Pros: Good battery life. On/off switch. Excellent wireless range. Attractive design. Useful scroll ball lets you move in every direction. Precise tracking.
Cons: Force-sensing buttons difficult to press. Limited button-programming options.
Less than a year after releasing the original Mighty Mouse, Apple has improved its input device by replacing its USB cord with a wireless Bluetooth connection and upgrading its eyesight with a laser-tracking engine that provides greater precision in creative applications.
The result is an innovative mouse that’s a near-perfect partner for portables, as well as a convenient desktop mouse – especially if you’re left-handed as most laser mice are sculpted for righties.
The wireless Mighty Mouse is powered by either one or two AA alkaline, lithium, or rechargeable batteries that are inserted into the belly of the beast Apple touts the ability to use a single battery as a benefit for portable users wishing to lighten their loads, but the weight difference of the second battery is negligible. Besides, since the Mighty Mouse doesn’t have a docking station for recharging, prudence dictates carrying around a backup set of batteries.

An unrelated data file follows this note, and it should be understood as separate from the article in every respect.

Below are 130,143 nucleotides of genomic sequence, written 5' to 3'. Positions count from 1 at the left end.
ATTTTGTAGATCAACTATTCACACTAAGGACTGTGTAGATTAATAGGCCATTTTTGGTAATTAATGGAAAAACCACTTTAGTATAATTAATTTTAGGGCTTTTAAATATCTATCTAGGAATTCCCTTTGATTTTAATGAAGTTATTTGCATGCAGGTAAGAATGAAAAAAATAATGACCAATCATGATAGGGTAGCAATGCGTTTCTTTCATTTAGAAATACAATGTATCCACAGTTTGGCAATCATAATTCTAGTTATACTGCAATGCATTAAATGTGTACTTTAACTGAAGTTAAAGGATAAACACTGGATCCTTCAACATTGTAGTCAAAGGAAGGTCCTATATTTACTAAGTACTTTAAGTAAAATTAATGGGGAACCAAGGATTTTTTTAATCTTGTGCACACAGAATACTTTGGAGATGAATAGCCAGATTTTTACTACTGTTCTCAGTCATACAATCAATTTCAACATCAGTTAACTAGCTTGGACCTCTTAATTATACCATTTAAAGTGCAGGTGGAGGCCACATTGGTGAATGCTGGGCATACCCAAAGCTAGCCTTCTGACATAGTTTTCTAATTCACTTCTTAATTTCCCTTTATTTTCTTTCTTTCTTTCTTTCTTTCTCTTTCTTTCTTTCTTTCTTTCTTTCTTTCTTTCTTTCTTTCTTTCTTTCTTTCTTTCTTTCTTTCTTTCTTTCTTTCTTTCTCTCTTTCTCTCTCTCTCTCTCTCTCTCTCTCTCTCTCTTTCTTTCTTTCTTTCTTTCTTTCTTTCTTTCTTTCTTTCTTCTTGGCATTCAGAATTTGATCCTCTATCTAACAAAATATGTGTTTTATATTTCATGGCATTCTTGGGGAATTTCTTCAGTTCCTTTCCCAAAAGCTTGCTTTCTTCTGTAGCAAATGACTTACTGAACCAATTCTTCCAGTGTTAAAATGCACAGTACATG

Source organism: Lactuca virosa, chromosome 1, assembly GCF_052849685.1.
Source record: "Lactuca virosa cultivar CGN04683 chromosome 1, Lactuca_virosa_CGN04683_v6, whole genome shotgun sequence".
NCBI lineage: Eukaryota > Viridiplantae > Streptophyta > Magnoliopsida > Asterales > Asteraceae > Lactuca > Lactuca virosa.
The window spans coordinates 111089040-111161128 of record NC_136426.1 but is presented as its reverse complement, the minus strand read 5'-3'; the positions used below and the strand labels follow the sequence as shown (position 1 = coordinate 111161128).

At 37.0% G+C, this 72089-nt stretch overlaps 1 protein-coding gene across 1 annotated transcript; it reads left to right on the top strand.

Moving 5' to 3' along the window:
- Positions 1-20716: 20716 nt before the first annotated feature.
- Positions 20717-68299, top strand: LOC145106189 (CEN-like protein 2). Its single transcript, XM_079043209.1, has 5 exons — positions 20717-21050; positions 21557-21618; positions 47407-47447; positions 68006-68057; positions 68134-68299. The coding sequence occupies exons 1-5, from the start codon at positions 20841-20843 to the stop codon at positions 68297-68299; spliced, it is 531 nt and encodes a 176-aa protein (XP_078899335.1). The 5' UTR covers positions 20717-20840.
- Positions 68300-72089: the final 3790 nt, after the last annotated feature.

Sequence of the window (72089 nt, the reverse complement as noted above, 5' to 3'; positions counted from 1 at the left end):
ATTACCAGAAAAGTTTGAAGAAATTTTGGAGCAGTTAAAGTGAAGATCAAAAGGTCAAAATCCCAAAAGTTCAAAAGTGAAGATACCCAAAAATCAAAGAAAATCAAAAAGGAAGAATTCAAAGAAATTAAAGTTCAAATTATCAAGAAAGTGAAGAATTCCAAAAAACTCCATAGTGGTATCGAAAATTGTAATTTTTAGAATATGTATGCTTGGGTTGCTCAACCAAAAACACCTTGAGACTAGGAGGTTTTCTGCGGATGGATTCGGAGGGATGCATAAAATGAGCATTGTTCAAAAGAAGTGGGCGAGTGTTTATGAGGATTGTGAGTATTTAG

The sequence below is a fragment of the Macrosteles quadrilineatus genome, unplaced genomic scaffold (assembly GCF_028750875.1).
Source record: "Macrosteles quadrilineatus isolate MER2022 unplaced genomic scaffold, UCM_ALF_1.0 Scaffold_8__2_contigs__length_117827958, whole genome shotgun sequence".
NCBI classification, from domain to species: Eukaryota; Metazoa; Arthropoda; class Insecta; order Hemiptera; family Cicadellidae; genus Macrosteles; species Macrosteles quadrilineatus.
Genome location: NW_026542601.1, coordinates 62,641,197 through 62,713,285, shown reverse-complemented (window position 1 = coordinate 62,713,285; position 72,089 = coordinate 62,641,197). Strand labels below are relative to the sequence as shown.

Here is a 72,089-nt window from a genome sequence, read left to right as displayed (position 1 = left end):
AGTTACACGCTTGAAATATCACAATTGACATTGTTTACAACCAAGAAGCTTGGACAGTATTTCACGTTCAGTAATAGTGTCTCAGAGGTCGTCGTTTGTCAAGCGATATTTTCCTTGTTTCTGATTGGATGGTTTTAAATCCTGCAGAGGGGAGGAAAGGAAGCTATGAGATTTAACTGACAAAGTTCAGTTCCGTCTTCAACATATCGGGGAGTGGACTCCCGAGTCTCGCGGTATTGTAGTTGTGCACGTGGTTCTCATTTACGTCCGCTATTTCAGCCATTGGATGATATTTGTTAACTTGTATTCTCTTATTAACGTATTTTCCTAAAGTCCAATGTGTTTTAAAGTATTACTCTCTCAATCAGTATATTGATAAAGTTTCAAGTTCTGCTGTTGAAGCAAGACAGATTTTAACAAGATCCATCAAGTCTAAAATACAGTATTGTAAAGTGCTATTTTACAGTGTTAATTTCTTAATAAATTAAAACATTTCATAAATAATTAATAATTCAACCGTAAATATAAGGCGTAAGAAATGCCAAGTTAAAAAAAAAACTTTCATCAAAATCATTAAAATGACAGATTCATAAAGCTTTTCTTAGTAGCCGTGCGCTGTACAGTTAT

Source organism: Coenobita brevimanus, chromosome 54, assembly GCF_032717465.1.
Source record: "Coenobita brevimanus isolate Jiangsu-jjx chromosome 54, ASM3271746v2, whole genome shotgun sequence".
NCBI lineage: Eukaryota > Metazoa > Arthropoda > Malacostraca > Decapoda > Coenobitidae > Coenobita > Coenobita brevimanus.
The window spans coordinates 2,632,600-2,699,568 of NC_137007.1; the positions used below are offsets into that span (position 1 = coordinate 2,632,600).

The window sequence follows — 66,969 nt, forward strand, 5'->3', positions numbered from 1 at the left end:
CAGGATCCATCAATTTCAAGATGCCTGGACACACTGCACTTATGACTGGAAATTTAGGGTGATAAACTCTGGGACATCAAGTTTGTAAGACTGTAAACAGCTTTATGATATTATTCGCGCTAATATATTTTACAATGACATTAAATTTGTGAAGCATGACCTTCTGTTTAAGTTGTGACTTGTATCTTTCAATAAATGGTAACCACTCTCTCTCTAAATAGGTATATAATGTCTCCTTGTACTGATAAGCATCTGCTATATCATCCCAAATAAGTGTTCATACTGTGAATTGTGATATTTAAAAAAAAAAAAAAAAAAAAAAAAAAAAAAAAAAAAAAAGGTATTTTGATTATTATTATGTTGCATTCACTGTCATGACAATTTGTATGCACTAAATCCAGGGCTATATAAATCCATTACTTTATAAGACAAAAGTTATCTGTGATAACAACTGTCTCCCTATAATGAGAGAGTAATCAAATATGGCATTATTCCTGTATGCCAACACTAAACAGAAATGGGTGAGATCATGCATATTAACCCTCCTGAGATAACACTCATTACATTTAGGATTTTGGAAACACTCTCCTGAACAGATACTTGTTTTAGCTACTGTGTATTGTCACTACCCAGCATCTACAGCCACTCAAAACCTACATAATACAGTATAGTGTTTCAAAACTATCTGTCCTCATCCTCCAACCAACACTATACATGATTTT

The Wireless Mighty Mouse’s four buttons can perform a variety of tricks, but programmability is limited in comparison to other input-device software.
Thanks to its use of Bluetooth, the new Mighty Mouse enjoys a wireless range of 30 feet, and it also frees up a USB port (unless, of course, your Mac doesn’t come with built-in Bluetooth, in which case you must use a USB Bluetooth dongle such as the D-Link DBT-120). I experienced no interference even when using other wireless devices in the same environment as this mouse.
The wireless Mighty Mouse, like its tailed predecessor, looks like a giant white Tic-Tac, offering a clean design unmarred by unseemly buttons. By default, it is configured as a single-button mouse for easy adoption by long-time Mac purists, though there are actually four buttons hidden within the shell.
Just push down on the front of the Mighty Mouse to click. Sensors automatically and accurately distinguish between right and left clicks, providing the functionality of a multi-button mouse.
In addition to the hidden primary and secondary buttons, the tiny scroll ball on the top of the unit (more on this later) does double duty as a button. In addition, there are two force-sensing buttons on the sides of the unit that act as another button when squeezed simultaneously, though I found that clicking these required so much pressure that I couldn’t do so without inadvertently moving the cursor. This movement may also be painful to users with sensitive hands.
The Wireless Mighty Mouse is competitively priced against multi-buttoned laser mice from the likes of Logitech – and its styling fits perfectly with the Mac aesthetic.